Marshall Taheri, an A-V rated attorney with more than 45 years legal experience to include securities and investment fraud, is a former advocacy judge, and law professor emeritus.
We represent investors including individuals, trusts, hedge funds, and institutions, in securities arbitration and securities litigation, in claims against their brokers and brokerage firms involving securities fraud, churning, failure to execute, unsuitability, Ponzi schemes, and other disputes that arise between investors and brokerage firms. A breach of fiduciary duties occurs when financial advisors and stockbrokers put their own financial interests ahead of their clients who are trusting them with their investment funds to invest wisely. The trust is broken when the advisers fail to place their clients first and instead increase their own profits at their clients’ expense. For investors, securities fraud and negligence can be financially and emotionally devastating. Therefore, finding an experienced lawyer is imperative. Our firm possesses the knowledge and understanding to pursue your claim. We focus on representing investors who have been financially wronged by investment professionals. Further, the element of timeliness is very crucial.
We are committed to working with our clients through our utilization of strategic litigation.
Securities and investment fraud involves criminally deceiving investors in the stock or commodities markets.
The most common types of fraud and negligence include the following:
May occur when a broker transfers funds from their client’s outside account to the brokerage without first receiving proper authorization from the client.
May occur when broker trading is excessive, outside their client’s financial objectives and needs, and either intentionally defrauded or acted with willful or reckless disregard to their client’s best interests.
May occur when a client is placed at high risk by the broker through excessive trades on their client’s account. Further, broker actions may include the misrepresentation of risks of a margin account and/or opening an unauthorized account in the client’s name.
May occur when a broker failed to execute the trade as instructed by their client; a trade did not happen quickly enough to achieve the desired price; or a trade failed to meet the standards of “best execution” which means that the trade was not executed in a timely manner and for the best price possible.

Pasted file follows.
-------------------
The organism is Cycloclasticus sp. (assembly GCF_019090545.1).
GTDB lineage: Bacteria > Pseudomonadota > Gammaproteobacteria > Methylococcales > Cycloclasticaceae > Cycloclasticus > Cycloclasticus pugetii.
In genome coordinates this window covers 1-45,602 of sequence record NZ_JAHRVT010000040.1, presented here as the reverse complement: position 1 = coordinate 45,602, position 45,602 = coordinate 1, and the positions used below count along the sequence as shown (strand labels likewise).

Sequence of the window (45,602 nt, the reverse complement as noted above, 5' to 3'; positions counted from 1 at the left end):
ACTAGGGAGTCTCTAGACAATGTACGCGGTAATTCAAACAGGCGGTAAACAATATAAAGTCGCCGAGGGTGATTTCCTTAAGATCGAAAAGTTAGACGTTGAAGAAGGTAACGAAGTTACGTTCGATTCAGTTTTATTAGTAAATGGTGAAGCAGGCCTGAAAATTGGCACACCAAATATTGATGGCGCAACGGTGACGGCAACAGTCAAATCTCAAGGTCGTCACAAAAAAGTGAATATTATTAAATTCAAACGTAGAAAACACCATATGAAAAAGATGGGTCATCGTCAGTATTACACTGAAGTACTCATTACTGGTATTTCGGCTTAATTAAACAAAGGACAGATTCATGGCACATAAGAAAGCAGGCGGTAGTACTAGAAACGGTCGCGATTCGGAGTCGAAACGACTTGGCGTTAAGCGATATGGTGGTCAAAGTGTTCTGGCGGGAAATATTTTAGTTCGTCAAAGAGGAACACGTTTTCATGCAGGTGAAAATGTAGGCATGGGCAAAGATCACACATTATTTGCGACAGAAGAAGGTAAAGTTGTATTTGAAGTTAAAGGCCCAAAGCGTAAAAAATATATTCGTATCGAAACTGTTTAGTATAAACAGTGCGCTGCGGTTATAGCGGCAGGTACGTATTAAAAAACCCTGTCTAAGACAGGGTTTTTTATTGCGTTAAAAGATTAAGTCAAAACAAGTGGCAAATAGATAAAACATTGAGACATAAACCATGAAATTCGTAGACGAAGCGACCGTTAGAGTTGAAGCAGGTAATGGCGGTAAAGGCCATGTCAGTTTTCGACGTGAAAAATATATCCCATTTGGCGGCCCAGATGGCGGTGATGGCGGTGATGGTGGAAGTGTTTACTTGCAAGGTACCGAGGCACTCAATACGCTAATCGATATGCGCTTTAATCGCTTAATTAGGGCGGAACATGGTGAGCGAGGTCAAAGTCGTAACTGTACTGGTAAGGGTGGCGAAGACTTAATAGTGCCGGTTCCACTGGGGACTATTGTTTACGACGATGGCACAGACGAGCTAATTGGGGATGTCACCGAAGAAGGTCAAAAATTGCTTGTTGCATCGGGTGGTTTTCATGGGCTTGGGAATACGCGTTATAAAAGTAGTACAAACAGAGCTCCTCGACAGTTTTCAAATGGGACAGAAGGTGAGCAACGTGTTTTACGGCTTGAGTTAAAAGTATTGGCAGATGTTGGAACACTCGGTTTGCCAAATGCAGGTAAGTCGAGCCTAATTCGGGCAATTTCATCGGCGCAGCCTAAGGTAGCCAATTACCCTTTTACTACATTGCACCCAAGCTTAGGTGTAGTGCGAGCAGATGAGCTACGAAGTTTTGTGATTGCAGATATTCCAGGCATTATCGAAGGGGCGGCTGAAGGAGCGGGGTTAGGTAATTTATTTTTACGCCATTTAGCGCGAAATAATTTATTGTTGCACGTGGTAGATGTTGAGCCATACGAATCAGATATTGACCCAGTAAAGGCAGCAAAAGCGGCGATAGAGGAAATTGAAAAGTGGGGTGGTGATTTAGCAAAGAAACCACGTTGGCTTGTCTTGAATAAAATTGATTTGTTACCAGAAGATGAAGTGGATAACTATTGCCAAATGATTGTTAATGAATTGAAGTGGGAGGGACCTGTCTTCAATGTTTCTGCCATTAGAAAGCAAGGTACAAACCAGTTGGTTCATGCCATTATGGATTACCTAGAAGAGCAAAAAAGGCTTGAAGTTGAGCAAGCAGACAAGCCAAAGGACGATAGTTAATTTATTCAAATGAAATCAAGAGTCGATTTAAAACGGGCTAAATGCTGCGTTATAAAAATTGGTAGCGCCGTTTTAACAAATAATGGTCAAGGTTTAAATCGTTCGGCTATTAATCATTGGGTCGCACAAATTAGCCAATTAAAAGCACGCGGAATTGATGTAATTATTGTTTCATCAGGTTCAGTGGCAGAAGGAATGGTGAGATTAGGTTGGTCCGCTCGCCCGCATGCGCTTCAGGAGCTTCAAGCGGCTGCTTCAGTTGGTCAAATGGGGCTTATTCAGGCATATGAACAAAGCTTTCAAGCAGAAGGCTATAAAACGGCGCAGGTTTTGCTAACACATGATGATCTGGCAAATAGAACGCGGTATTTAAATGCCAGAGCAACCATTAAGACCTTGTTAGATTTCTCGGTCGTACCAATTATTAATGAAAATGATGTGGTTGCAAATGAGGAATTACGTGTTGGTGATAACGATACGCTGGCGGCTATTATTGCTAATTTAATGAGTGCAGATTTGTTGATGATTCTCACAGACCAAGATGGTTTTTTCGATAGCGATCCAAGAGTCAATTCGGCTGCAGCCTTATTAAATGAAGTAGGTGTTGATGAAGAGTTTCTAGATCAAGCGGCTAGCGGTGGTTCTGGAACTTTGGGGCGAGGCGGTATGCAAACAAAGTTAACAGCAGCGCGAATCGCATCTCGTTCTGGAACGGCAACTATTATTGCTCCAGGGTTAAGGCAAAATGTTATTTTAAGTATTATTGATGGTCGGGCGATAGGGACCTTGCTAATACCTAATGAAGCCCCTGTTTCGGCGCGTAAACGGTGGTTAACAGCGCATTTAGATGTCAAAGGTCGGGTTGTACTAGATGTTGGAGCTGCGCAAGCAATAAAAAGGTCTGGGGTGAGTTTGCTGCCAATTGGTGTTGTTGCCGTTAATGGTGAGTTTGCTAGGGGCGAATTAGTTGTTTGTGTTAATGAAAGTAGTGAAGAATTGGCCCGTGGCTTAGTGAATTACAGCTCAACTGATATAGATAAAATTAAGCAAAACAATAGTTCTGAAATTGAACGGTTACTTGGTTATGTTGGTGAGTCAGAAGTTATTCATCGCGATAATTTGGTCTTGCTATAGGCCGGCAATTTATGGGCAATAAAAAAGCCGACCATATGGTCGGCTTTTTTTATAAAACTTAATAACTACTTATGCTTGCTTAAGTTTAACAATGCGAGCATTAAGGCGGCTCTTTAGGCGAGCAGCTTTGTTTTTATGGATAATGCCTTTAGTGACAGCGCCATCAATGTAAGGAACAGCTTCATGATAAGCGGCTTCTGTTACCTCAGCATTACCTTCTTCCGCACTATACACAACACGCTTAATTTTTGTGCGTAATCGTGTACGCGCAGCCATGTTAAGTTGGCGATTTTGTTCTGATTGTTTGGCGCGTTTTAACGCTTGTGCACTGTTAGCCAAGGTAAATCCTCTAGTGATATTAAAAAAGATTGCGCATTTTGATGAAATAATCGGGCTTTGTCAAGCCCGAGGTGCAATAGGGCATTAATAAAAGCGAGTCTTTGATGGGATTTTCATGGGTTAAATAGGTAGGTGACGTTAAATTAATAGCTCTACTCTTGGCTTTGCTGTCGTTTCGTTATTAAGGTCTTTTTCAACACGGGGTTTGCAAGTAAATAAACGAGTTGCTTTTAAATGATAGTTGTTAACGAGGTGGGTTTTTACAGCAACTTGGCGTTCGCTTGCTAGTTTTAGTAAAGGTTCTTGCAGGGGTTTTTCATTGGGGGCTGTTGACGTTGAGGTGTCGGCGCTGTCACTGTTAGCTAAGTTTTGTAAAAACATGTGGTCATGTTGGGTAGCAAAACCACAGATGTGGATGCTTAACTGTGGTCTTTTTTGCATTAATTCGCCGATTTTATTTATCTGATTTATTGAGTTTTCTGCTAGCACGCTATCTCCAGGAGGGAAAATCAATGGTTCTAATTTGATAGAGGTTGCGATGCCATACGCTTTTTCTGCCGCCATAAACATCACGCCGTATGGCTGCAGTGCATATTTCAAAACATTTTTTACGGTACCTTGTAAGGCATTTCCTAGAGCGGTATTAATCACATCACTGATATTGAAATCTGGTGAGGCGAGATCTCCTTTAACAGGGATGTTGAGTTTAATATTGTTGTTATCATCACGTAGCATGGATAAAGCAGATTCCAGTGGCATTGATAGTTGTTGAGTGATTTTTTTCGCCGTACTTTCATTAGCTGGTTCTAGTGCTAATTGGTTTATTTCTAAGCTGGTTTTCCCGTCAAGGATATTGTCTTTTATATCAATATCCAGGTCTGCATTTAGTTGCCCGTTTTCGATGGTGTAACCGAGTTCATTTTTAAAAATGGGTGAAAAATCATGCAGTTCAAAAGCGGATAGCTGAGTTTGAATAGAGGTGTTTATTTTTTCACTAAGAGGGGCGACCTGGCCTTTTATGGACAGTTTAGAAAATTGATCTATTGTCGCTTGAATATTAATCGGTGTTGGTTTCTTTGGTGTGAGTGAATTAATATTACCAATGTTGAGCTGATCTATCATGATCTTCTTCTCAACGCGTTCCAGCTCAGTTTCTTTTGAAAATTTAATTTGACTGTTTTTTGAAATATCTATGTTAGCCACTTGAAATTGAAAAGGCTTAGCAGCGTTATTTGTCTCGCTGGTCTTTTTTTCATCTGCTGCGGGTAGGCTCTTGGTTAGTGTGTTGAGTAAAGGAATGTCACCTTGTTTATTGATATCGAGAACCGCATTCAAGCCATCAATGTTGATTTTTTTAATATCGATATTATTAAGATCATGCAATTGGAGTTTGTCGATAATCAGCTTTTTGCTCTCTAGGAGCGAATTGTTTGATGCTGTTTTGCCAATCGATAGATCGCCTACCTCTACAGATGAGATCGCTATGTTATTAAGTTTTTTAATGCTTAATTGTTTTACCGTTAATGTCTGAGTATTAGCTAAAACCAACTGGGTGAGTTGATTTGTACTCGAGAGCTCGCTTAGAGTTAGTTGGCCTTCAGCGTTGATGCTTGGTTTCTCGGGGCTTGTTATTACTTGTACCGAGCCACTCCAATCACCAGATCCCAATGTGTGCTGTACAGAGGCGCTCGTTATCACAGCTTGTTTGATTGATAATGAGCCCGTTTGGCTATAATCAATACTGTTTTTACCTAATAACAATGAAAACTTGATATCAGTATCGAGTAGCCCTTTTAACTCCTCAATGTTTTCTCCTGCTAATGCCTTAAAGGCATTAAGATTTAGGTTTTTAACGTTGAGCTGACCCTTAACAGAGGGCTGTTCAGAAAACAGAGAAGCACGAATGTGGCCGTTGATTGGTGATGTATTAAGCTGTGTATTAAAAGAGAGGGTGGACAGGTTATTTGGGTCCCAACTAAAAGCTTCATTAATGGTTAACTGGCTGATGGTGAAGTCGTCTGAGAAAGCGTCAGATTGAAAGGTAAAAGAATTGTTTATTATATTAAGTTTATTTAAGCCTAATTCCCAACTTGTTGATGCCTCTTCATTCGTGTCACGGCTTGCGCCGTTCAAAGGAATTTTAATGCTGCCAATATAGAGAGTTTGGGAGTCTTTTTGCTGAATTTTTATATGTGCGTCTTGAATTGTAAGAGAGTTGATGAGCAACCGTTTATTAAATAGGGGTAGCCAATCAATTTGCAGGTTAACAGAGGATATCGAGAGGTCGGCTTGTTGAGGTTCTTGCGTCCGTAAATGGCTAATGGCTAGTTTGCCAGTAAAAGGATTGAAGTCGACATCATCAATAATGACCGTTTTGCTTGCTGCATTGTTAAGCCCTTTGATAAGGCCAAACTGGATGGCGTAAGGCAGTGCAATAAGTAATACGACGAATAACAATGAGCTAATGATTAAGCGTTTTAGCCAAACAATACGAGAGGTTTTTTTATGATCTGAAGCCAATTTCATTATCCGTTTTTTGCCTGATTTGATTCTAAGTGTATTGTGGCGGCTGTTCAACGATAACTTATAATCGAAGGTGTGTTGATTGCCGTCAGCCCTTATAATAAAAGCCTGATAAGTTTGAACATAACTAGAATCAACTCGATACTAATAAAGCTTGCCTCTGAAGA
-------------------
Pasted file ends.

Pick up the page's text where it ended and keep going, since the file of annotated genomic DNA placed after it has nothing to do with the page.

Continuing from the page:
May occur when the brokerage firm failed to properly train the broker or did not employ a supervisor to oversee the broker’s dealings with their client, thus the brokerage firm is responsible for their client’s financial losses.
May occur when a broker and/or firm engages in unethical activities to include, embezzlement, insider trading, and/or Ponzi schemes.
May occur when a client is misled by a broker or brokerage firm whose intent is to deceive.
May occur when a broker or brokerage firm has placed their client in an unreasonable risk of harm either because of the broker or brokerage firm’s actions or lack of actions, therein not acting in the best interest of their client.
May occur when a financial adviser or brokerage firm does not sufficiently diversify their client’s assets by investing their client’s funds in one or a few stocks, a single sector of the economy, or one investment group, therefore, placing their client in a high-risk situation resulting in substantial investment losses.
May occur when a broker or firm persuades their client to buy or sell a security as a means to raise or reduce its price, and knowingly and improperly limits the number of shares available.
May occur when a broker trades his client’s securities and investments without his prior oral or written approval, save and except a few exceptions such as margin accounts.
May occur when a broker sells securities that are not offered and approved by the brokerage firm. These securities many times are high risk or fraudulent. Brokers may encourage their clients to invest in these investments which are not registered with the brokerage because of the broker’s own personal interest or gain.
May occur when a broker recommends or purchases securities that do not reflect their client’s financial investment objectives and background, therefore, not echoing the suitable financial needs of their client. Suitability may be relative to one’s stage of life and health, such as the elderly or someone facing illness. Unsuitable investment claims also include situations wherein there exists a lack of diversification in one’s portfolio which may place the investor/client at a higher risk of loss if the economy falters.
State and federal laws may apply to security fraud claims depending upon the applicable state for filing the claim, however, most security disputes must be arbitrated rather than pursued through the court system. Arbitration is a private process of seeking resolution in a disputed matter. A panel of experts reviews the evidence, assesses the claim, and issues a binding decision. Arbitrations are generally handled by the Financial Industry Regulatory Authority (FINRA), a New York based private self-regulatory organization which regulates broker-dealers and stockbrokers. Although an investor has a choice to either represent himself, herself, or pursue arbitration through legal representation, it is wise to seek competent legal counsel due to the complexity of the legal and factual sides of a case.
Our goal is to represent investors especially senior citizens who have lost their savings and retirement when their brokerage accounts were mishandled. Our firm represents investors nationally and internationally who are victims of misrepresentation, commission churning, unsuitable investments, unauthorized transactions, execution failures, excessive mark-ups, disappearing funds, botched transfers, unregistered brokers, unregistered securities, improper margin liquidators, broker bribes, and other wrongful acts.